Apart from the period 1967-1970, when Nigeria experienced civil strife, June 12, 1993, would also remain politically indelible in the post-independence annals of the nation.
About 27 years after, it is still a year that shapes Nigeria’s political foray.
The day has now become a ‘milestone’ for historians and political analysts to pinpoint when xraying the political sojourn of Africa’s most populous country.
But one man, even in death, has become the face of that era. He also serves as a symbol of Nigeria’s democratic experiences arising from the upheavals of that year.
Nigeria’s history, when passed down to posterity, will not be complete without the tale of a man who was born into penury, but strove to succeed in business and politics.
Moshood Kashimawo Olawale Abiola was born into a poor family in Abeokuta, Ogun State, Nigeria on August 24, 1937.
He received his primary education at Baptist Boys’ High School.
He earned a scholarship to study economics at the University of Glasgow, Scotland.
Mr Abiola, a Muslim, had four wives: Simibiat Atinuke Shoaga, Kudirat Olayinki Adeyemi, Adebisi Olawunmi Oshin and Doyinsola Abiola. He is reported to have fathered over 40 children from these four marriages.
In 1992, Abiola was reportedly ordered to pay $20,000 a month in child support to a woman who claimed to be his wife.
His lawyers argued in a New Jersey court that Abiola had only four wives and that the woman was just one of his 19 concubines.
Mr Abiola is stillconsidered as one of the most successful businessmen in Nigerian history. He had successful businesses in publishing, media, sports, oil and gas.
From the position of deputy chief accountant at the Lagos University Teaching Hospital from 1965 to 1967, he became the then comptroller of Pfizer Products, Ltd. between 1967 and 1969.
He eventually rose to become the comptroller of International Telephone and Telegraph (ITT), Nigeria, Ltd from where he was promoted to vice president for ITT’s Africa and Middle East branch.
Mr Abiola founded the then flourishing Concord Press of Nigeria Ltd. He also served as the chief executive at Radio Communications Nigeria.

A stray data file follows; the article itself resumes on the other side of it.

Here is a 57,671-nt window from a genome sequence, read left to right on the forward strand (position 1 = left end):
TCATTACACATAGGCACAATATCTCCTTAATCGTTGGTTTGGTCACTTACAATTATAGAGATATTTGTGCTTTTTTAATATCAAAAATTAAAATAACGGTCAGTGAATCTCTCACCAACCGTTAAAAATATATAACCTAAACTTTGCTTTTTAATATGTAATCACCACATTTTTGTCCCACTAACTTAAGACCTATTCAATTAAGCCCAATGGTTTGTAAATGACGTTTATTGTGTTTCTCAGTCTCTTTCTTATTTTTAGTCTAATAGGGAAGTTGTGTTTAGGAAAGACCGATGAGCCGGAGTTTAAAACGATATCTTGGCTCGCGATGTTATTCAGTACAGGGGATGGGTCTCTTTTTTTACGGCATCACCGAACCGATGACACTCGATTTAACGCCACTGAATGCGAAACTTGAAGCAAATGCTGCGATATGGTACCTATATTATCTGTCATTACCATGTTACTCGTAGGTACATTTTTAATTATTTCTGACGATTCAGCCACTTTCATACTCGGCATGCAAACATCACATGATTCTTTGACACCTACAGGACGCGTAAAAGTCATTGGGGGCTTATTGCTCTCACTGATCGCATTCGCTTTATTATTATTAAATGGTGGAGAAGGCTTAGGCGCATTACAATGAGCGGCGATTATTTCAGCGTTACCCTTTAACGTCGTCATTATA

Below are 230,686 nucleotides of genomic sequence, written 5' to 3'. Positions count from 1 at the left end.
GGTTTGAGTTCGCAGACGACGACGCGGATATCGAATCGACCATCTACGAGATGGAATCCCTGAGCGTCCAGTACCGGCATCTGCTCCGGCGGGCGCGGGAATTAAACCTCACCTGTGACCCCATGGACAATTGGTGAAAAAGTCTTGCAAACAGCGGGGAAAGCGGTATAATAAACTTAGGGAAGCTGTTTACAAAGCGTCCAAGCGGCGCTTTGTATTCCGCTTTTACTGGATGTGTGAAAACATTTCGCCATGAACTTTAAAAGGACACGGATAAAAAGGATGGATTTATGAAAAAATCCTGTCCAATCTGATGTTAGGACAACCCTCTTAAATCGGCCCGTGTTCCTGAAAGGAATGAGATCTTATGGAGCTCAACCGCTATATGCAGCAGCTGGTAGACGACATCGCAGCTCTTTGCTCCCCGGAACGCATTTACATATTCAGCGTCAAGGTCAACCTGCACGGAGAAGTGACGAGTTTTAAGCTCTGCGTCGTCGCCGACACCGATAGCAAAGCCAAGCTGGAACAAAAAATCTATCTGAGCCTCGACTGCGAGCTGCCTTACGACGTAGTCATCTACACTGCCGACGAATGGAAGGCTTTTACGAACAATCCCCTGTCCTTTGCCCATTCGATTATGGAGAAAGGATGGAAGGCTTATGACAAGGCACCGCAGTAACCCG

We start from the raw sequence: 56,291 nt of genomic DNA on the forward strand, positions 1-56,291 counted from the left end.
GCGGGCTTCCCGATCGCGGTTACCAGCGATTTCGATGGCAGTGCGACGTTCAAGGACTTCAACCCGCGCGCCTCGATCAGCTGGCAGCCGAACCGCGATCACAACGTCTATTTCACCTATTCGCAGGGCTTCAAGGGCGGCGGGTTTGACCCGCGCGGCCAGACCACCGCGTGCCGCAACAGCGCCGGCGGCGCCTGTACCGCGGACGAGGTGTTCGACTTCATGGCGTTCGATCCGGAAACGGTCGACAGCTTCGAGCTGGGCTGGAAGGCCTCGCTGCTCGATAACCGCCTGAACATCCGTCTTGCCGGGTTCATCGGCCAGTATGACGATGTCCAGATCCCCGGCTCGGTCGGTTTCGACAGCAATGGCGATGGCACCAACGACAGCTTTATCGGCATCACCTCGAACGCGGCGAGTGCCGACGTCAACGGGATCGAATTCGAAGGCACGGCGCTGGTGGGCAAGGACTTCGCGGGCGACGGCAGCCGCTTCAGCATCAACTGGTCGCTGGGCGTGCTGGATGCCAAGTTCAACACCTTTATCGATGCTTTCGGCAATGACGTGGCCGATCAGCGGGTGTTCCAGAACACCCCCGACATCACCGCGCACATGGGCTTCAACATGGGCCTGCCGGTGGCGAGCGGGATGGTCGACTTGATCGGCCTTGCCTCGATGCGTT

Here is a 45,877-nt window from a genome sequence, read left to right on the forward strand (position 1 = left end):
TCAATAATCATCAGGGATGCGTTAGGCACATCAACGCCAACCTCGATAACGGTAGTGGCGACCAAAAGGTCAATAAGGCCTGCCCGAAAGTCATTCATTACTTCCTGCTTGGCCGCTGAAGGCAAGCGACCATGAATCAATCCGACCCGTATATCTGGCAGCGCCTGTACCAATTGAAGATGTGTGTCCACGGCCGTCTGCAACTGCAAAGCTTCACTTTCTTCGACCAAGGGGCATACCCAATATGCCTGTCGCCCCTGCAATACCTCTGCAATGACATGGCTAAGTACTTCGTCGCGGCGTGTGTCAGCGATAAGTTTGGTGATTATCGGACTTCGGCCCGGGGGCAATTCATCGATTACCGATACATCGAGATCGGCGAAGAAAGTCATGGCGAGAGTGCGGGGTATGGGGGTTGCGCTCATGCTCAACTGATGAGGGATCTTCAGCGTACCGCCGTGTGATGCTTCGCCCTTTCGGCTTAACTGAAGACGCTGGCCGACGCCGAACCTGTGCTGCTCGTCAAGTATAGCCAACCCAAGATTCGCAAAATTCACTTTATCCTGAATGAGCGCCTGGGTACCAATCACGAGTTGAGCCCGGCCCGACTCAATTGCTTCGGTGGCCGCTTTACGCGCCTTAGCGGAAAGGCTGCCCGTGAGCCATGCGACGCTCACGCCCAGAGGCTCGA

Noted for his deft business abilities, Mr Abiola established many companies.
Notable are Abiola Farms, Abiola Bookshops, Abiola Football Club, Wonder Bakeries, Radio Communications Nigeria, Concord Press, Concord Airlines, Habib Bank, Summit Oil International Ltd, Africa Ocean Lines, and Decca W.A. Ltd.
He was also known to have invested heavily in human capital through his philanthropic gestures while alive.
Estimated to have been worth over $2 billion, he reportedly sponsored over 2,500 students through the university and also donated to charities, especially sporting groups.
Bid for presidency
MKO, a Yoruba from the South-west threw his hat into the ring in 1993 when he contested for the presidency during the regime of Ibrahim Babangida.
Expectedly, MKO’s cultivation of friendship from various parts of the nation would prove beneficial for his aspirations and subsequent trials.
At that period, the Babangida regime, under its ‘stabilisation programme’ had inaugurated the Transitional Council and the National Defence and Security Council (NDSC) to govern until presidential elections could be held.
By January 5, 1993, over 250 presidential candidates, including MKO, had been screened by the electoral umpire, NEC. The NEC had earlier banned many candidates and parties from campaigning.
By June 12, after a lengthy process filled with controversies, MKO chosen by the Social Democratic Party (SDP) contested against the National Republican Convention (NRC) candidate, Bashir Tofa.
He had another Muslim, Babagana Kingibe, as running mate.
Mr Abiola won by a landslide in the elections widely reported as free and fair but was denied his mandate by Mr Babangida who wanted to extend his rule.
Mr Babangida, wishing to truncate the process, subsequently petitioned the High Court to halt the process. On June 16, the announcement of the results was postponed.